Open Access
Issue
BIO Web Conf.
Volume 24, 2020
International Conferences “Plant Diversity: Status, Trends, Conservation Concept” 2020
Article Number 00057
Number of page(s) 6
DOI https://doi.org/10.1051/bioconf/20202400057
Published online 21 September 2020

© The Authors, published by EDP Sciences, 2020

Licence Creative Commons
This is an Open Access article distributed under the terms of the Creative Commons Attribution License 4.0, which permits unrestricted use, distribution, and reproduction in any medium, provided the original work is properly cited.

1 Introduction

Living ground cover is an extremely important structural element of forest ecosystems [13]. Along with tree stand, plants of the ground cover participate actively in the production process. By assimilating carbon dioxide from the atmosphere to build their own biomass, they take carbon out of circulation for the period of their life. Moreover, ground cover vegetation (shrubs, dwarf shrubs, herbs, mosses, lichens) forms a reserve of combustible forest materials [4, 5]. After a dieback, biomass of understory vegetation enters the pool of forest litter which, in turn, serves as a bridge between aboveground and underground forest storeys. Forest litter provides plants with mineral nutrients [6, 7], takes part in humus formation processes [8] and largely defines hydrothermal and chemical properties of the root zone [9-12].

The role of living ground cover is particularly important in boreal forests, including forests of Central Siberia permafrost zone, where phytomass of understory vegetation and its annual turnover are comparable with those of tree stand [13-15]. As a result, litterfall and understory vegetation die-off contribute significantly to dead organic matter entering the soil [16]. However, there are practically no quantitative estimates of living ground cover biomass and its contribution to a forest litter formation for different types of forest ecosystems in the Central Siberia permafrost zone.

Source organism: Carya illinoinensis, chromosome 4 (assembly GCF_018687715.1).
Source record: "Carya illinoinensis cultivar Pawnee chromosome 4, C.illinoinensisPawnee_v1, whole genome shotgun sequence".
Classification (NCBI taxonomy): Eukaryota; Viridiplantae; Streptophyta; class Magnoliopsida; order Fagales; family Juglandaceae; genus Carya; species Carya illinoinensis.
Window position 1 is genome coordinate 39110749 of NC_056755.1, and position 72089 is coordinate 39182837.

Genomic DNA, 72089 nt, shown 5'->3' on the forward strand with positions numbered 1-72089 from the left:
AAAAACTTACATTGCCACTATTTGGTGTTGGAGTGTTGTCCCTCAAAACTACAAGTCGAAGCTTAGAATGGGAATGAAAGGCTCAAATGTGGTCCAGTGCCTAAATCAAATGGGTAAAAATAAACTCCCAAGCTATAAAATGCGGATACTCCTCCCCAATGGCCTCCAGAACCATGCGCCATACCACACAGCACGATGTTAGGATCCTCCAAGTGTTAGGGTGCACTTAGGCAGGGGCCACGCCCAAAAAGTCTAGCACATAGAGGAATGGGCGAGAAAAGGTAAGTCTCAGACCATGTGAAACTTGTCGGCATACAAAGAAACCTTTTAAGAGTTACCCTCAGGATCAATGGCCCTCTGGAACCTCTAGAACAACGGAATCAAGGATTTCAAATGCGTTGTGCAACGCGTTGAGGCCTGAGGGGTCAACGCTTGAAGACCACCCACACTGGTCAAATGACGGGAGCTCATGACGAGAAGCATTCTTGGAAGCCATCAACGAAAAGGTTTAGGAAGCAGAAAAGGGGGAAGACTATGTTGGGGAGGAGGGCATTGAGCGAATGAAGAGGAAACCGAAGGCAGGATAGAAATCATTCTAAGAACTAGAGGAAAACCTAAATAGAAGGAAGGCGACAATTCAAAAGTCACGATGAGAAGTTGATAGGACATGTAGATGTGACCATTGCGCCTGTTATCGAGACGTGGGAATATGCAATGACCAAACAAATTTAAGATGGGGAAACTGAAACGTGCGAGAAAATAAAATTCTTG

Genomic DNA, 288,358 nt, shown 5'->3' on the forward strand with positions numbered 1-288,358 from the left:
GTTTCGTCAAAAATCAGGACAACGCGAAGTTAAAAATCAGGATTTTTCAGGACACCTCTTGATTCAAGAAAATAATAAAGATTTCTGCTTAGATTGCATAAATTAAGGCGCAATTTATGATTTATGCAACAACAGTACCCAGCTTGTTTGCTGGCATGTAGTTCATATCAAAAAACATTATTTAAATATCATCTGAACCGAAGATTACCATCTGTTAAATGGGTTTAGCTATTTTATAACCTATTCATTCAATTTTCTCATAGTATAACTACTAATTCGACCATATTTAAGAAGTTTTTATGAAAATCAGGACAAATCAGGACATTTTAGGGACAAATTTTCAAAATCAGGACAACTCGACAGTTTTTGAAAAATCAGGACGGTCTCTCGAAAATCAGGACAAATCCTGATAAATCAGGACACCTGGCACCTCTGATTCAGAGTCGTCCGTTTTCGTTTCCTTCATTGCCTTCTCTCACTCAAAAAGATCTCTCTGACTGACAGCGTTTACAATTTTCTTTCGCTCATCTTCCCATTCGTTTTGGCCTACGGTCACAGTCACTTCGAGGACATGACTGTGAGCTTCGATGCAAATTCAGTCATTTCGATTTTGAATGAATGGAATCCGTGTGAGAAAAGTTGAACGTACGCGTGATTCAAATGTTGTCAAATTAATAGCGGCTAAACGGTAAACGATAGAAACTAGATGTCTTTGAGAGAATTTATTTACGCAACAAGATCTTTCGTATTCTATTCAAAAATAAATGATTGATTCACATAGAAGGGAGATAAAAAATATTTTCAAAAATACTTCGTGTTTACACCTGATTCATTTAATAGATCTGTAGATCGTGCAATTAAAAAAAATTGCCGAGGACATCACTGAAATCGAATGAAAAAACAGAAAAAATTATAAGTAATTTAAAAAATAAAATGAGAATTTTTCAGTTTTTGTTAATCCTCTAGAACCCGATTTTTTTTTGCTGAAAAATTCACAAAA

The most dramatic climate changes are expected to happen in high latitudes of the Asian continent. Therefore, studies on the forest ecosystems of boreal subzone are becoming increasingly relevant. In this context, biospheric functions of the regional larch ecosystems are acquiring a global significance.

The aim of our research was to reveal eco-geographical peculiarities of carbon accumulation in the biomass of living ground cover and in forest litter for different types of larch forests in northern boreal subzone of Middle Siberia. The data obtained would help to understand structural and functional specificity of the ecosystems studied.

2 Materials and Methods

The study was conducted in the forest ecosystems of Central Evenkia. The research area is located on the Central Siberian Plateau (64° N, 100° E), in basin of the Nizhnaya Tunguska River, near Tura settlement. The territory has low- and middle-mountain relief, characterized by erosion-denudation processes, with shallow slopes and flat-topped watersheds. The elevation varies from 120 to 650 m a.s.l. Traps that dominate the geological structure are the basis of pedogenesis. The research area lies entirely within the permafrost zone. Podburs, lithozems and cryozems forming on loamy eluvium dominat in the soil cover.

The region has a continental, moderately humid climate, with the mean annual air temperature -8.9°C. The average January and July temperatures are -36°C and +16°C correspondingly. The sum of air temperatures for a period with average daily values above 10 °C is 1000 °C, the annual amplitude of air temperature is 52°C. The average annual sum of precipitation amounts to 370 mm. The quantity of rain is comparatively regular in all the seasons. The height of the snow cover amounts to 50-60 cm. The length of vegetation period is 70-80 days. Climate parameters are changing with absolute height because of altitude climate inversions [17].

Temporary sampling plots of 25^25 m were established in different types of larch forests. On each plot, biomass of living ground cover and forest litter were taken in 5-10 replicates using round frame 20-cm diameter. Inside the frame shrubs, herbs, lichens and living parts of mosses were cut; forest litter was extracted entirely, up to the mineral soil horizon.

The samples of living ground cover were divided into four biomorphs: shrubs, mosses, lichens and herbs. Living roots of herbs and shrubs, extracted from the litter, were summed with the aboveground biomass of the corresponding biomorphs of living ground cover. The samples were dried at 60 °C for 24 hours and then weighted. The data obtained were converted into the mass per unit area.